Posted Yesterday, 08:10 AM
Posted Yesterday, 08:29 AM
I have a converter that uses a cigarette lighter input and puts out a 220V plug. This is a less than ideal solution, because you lose quite a bit of power when transforming 12V to 220V and then 220V back to what, 18V? There are special converters that skip the entire up/down process, not sure if they exist for your laptop.
Another issue is your power tank, from what I've seen they come at 7Ah or 17Ah, both isn't exactly a lot and won't deliver power for a long time.
I use a 80Ah battery to power my mount&laptop and it barely is enough for a long night
- elmiko likes this
Posted Yesterday, 08:46 AM
It will work, but not for very long, especially if you are powering other devices. Your laptop runs at 45W-65W nominal, depending on state of laptop battery charge, display brightness, etc.
To get the most out of the power tank, try these things:
1) Buy a DC/DC car charger that is much more efficient than your laptop's AC power supply with inverter.
2) Make sure your laptop battery is fully charged and remove the battery if you can once it is discharged to save power.
3) Keep your display as dim as possible
4) Disable WiFi if you don't need it.
- elmiko likes this
Posted Yesterday, 09:03 AM
Posted Yesterday, 09:24 AM
A '12V' vehicle is actually usually running at 14V. So many '12V' accessories don't really run well at only 12V. For me, my mount, dew heater, and laptop, all started complaining at less than about 12.2V.
So, having admitted to being an engineer, I did what any engineer would do. I crafted an overkill solution. In the end it was a nearly $600 overkill but it just works and the only thing I worry about is lifting it.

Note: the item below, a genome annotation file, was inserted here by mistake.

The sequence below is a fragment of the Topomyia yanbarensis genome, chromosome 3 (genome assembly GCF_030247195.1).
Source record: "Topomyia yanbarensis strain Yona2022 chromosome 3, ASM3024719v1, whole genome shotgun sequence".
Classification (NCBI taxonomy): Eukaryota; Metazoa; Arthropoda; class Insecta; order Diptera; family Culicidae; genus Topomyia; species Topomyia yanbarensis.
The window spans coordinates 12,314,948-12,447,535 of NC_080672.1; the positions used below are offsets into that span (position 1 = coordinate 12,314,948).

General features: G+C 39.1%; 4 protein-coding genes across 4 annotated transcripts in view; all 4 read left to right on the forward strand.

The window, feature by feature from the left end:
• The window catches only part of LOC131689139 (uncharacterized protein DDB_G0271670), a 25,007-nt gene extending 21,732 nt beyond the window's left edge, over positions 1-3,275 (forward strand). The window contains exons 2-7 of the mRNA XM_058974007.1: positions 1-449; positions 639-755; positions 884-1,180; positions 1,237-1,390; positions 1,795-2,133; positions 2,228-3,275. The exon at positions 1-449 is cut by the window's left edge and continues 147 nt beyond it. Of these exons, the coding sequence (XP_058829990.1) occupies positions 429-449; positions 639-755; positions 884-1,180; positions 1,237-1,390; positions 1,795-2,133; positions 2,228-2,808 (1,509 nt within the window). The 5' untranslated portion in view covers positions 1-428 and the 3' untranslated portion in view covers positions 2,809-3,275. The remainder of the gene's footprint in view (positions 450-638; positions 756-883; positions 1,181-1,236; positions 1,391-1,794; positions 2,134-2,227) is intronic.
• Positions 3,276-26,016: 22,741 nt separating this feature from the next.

The heart of the issue is solved by a variable voltage to settable voltage battery booster from the Ham Radio world.
http://stores.tgelec...arine-booster/ dead link - see below
Others in this forum have decried that this solution is inefficient, they might pop up again here. They may be right, but I've run the system 5+ hours for two nights in a row without recharging in the middle. I had more than enough juice. At the end of the second night the battery was at 11.9V but none of my components knew that, they saw 14V constantly for two nights and were happy.
Edited by lakeorion, Yesterday, 09:34 AM.
- elmiko likes this
Posted Yesterday, 09:40 AM
I use two deep cycle batteries 100 ah each. One for the laptop and the other for the rig. No problems getting a whole night of power.
Posted Yesterday, 11:55 PM
I have the 12v 7AH PowerTank, which is not enough for a long session with everything turned on. But it's pretty handy during setup and tear-down because of the red and white lanterns, 12v accessory plugs, etc. It just needs a bit of help to run the full session reliably, especially in cold weather.
There are a pair of terminals at the back of the Tank, which tie directly to the battery. What I do is to saddle another AGM pack up to them as part of the setup process, so it picks up most of the overall load, and keeps the PowerTank mostly charged in the process. That runs the session until tear-down, when the Tank is back on its own.
The saddle AGM pack is actually a set of three 7-8AH AGM bricks wired in parallel that came from my desktop computer's UPS, which decided that they were too old. So it got a new set, and the old ones (which still hold a charge just fine) became the telescope night pack. PowerPole connectors are used between the pack and the PowerTank. If I need more power, I can certainly use a larger AGM battery such as the one pictured by Lakeorion. But be sure to use batteries with the same chemistry (AGM to AGM), otherwise one of the batteries could end up cooking the other.
The at-mount computing in my case is a Raspberry Pi, so not a lot of load there. But add in the mount's rotisserie, cameras, and eventually a camera cooler, and it adds up. I also have a laptop which just runs on its own large-capacity battery. Since it's just a remote display for the Raspberry Pi, I can turn it off at any time without affecting the real-time operation, and if it dies, I can use my cell phone.